An ECU 50 is provided with a known microcomputer (not shown) and operates various actuators such as the injector 21 in a desired mode based upon detection values of various sensors for detecting an operating condition of the engine 10 and a user's request. Thereby, various controls relating to the engine 10 are performed. The microcomputer mounted in the ECU 50 is basically formed of various calculation devices and memory devices such as a CPU (central processing unit) for performing various calculations, a RAM (Random Access Memory) as a main memory, a ROM (memory unit exclusive for reading-out) as a program memory, and an EEPROM as a data preservation memory (electrically rewritable nonvolatile memory). Further, various programs and control maps relating to the engine control including programs in regard to estimation of an unburned fuel amount of the engine and the DPF temperature are in advance stored in the ROM and various control data including design data of the engine 10 are in advance stored in the data preservation memory (EEPROM).

Next, an operation of this system will be explained hereinafter.

In the engine control system, by performing the calculations and the various programs by the ECU 50, a required engine operating condition as a control target value is sequentially calculated for obtaining an optimal operating condition of the engine 10. More specifically a fuel injection pattern, a fuel injection quantity, injection timing, an injection pressure, ignition timing, an EGR amount and the like in accordance with an operating condition of the engine 10 are sequentially calculated based upon various conditions including a required torque value and an engine rotational speed. The required torque value is sequentially calculated based upon an accelerator pedal position, an engine rotational speed and the like. In addition, for realizing the then-required engine operating condition, feedback control is performed to various actuators of the engine 10 respectively, so that the required engine operating condition and the actual engine operating condition are the same. In the present embodiment, assuming a case where as one example of a highly practical structure, the present invention is applied to an engine control of a generally used diesel engine, an air-fuel ratio is not feedback-controlled and is set to a lean air-fuel ratio all the time. Accordingly, a torque value of the engine 10 is basically controlled only by a fuel injection quantity.

Thus the aforementioned system is adapted to perform the control in such a manner that the required engine operating condition is brought to be equal to the actual engine operating condition. The Unburned fuel amount-estimating device in the present embodiment is to estimate an unburned fuel amount (mainly HC content) emitted from the engine 10 after fuel combustion based upon the required engine operating condition. However, in fact, as described above, the required engine operating condition is not necessarily equal to the actual engine operation condition due to individual differences or aging changes of the above various control components. In addition, as described above, an estimation error occurs in the unburned fuel amount estimated based upon the required engine operating condition, caused by the deviation of the operating condition. Therefore, the present embodiment is adapted to detect a magnitude of energy generated by fuel combustion in the engine 10 (combustion energy) to compensate for the estimation error (operating condition difference amount) due to the deviation of the above operating condition, based upon the detected magnitude. More specifically the exhaust gas temperature sensor 17 b (refer to FIG. 1) detects the magnitude of the combustion energy as an exhaust gas temperature (combustion energy equivalent value).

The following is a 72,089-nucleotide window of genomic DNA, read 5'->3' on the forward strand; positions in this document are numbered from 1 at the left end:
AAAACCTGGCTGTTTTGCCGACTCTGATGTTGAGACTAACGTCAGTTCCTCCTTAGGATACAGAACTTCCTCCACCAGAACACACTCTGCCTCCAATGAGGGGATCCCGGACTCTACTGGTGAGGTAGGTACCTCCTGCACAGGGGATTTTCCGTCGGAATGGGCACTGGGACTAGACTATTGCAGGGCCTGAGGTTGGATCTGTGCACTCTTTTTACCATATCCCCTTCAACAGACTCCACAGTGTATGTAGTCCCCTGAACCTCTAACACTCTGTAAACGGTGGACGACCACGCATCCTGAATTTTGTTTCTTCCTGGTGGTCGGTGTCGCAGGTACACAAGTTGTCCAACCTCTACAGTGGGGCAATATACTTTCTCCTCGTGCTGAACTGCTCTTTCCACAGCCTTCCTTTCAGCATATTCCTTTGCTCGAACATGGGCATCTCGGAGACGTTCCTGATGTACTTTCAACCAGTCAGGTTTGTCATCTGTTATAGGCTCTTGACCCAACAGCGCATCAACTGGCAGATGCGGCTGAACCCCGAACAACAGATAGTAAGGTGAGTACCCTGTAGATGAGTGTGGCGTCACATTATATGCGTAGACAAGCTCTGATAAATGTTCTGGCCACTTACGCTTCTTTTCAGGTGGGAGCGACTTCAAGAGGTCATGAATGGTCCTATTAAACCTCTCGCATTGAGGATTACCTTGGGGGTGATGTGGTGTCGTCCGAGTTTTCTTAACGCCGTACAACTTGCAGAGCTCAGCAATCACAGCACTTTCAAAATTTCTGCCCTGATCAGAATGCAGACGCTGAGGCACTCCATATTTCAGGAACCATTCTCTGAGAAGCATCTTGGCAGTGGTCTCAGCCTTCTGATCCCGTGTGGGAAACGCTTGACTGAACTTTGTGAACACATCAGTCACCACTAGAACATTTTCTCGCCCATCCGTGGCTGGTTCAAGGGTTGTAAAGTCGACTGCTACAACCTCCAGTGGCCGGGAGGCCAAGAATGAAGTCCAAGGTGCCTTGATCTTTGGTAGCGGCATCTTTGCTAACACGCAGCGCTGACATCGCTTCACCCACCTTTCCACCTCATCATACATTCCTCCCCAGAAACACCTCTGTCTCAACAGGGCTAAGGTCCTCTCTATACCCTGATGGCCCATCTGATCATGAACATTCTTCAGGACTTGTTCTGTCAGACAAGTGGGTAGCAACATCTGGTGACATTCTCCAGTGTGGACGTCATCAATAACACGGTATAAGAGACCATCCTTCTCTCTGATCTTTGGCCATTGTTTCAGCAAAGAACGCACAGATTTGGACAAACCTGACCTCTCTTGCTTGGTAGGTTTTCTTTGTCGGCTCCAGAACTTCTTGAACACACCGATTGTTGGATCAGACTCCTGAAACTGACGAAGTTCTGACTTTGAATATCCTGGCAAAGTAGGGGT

Referring to FIGS. 2 to 5, a compensation mode of the operating condition difference amount will be further explained. It should be noted that in particular a case of estimating an unburned fuel amount generated at regeneration processing of the DPF 17 will be described.

Referring to FIG. 2, a DPF regeneration processing is explained. As described above, in a diesel engine, combustion control (particularly torque control) is performed mainly by controlling a fuel quantity, and the throttle valve 16 is usually held in a constant opening degree (for example, substantially fully opened state). However, in a case where regeneration of the DPF 17 is required, an opening of the throttle valve 16 is properly controlled for adjusting an exhaust gas temperature or the like.

For example, FIG. 2 is a timing chart showing one mode of a fuel injection pattern at DPF regeneration processing. As shown in FIG. 2, this example performs regeneration processing of the DPF 17 by performing plural fuel injections for one combustion (multiple injection). That is, first, a small amount of fuel is injected as pilot injection (injection configuration L1) to promote a mixture of fuel and air immediately before ignition and also to reduce a delay of ignition timing, controlling NOx generation or reducing combustion noises and vibration. Then, after this pilot injection, main injection (injection configuration L2) for output torque generation is performed in close proximity to a top dead center (TDC). Further, at timing delayed in a predetermined time from the main injection, two post injections (injection configurations L3 and L4) are performed by an interval to the extent of connecting between combustions. Thereby, the exhaust gas temperature is increased and also the unburned fuel (mainly HC) is added to the oxidized catalyst of the DPF 17 to burn the trapped PM, finally perform regeneration of the DPF 17. It should be noted that a fuel injection pattern is not limited to such fuel injection pattern, and an optimal fuel injection pattern is set based upon a required torque value, an engine rotational speed, a DPF trap PM amount, a DPF temperature and the like at this point.